ʻAha delegate registration deadline apparoaches

Img 7989

Photo: Will Caron

Na‘i Aupuni, the newly formed organization the Office of Hawaiian Affairs (OHA) has entrusted with the management of the current Native Hawaiian self-determination process, set the registration deadline to file as a delegate candidate to the Native Hawaiian constitutional convention, or ‘Aha, for September 15. According to the organization, only Native Hawaiians certified by Kana‘iolowalu, the Native Hawaiian Roll, can file. Candidates may file their nominations online at www.naiaupuni.org.

Many Native Hawaiian activists have criticized Na‘i Aupuni and OHA for relying on Kana‘iolowalu to determine who may and may not file to become a delegate. This criticism is part of a larger critique activists have on state-connected and -sponsored entities like OHA itself. Even OHA’s own trustees recognize the inherent problem of working to overthrow a system of control (like U.S. military dominance over Hawaii) from within that same system:

“At this point Kanaʻiolowalu is the property of the State of Hawaiʻi; it does not belong to us,” commented OHA trustee Peter Apo at an April hearing. And therein lies the main problem many Hawaiians have with Kanaʻiolowalu, and with its predecessor, Kau Inoa.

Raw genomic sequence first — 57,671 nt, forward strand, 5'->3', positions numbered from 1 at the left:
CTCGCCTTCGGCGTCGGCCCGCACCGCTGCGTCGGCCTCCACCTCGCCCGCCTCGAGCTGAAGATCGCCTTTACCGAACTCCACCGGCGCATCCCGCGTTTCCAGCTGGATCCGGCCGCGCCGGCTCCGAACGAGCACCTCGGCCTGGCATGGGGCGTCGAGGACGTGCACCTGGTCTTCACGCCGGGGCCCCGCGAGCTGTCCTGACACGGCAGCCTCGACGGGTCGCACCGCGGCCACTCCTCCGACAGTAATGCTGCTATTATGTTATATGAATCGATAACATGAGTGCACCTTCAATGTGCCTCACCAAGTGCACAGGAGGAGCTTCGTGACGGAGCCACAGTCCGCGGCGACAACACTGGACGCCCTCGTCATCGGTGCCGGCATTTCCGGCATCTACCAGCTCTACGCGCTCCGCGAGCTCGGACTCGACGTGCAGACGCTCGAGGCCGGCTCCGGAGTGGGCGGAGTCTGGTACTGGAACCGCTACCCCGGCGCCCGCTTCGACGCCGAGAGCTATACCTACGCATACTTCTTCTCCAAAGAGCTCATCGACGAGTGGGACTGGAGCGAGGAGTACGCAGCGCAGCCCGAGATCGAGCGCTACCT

“As trustee Apo said today, Kanaʻiolowalu is the property of the State of Hawaiʻi; do you guys know what that means?” activist Andre Perez of Movement for Aloha No ka ʻĀina (MANA) asked at the same meeting. “We should know the implications of that term, roll, and the historical legal precedent of native rolls coming out of the Dawes Act. I’ve been saying for a long time now that we need to look at the implications that a roll has for our lāhui. Because state legislation is not true self-determination; it’s not self-determination unless it comes from the people.”

Delegate candidates must live in the area in which they run and will be elected by voters in that area. Delegates will be apportioned as indicated below:

Oʻahu – Represented by 20 delegates.
Hawaiʻi Island – Represented by 7 delegates.
Maui – Represented by 3 delegates.
Kauaʻi & Niʻihau – Represented by 2 delegates.
Molokaʻi & Lanaʻi –Represented by 1 delegate.
Out-of-state Hawaiians – Represented by 7 delegates.

The timeline of the delegate election process is:

Sept. 15: Deadline to file as a delegate.
Sept. 30: List of qualified delegates announced.
Oct. 15: Voter registration closes.
Nov. 1: Ballots for election of delegates sent to certified voters.
Nov. 30: Delegate voting ends.
Dec. 1: Election results announced publicly.

Read Next

Right wing ruckus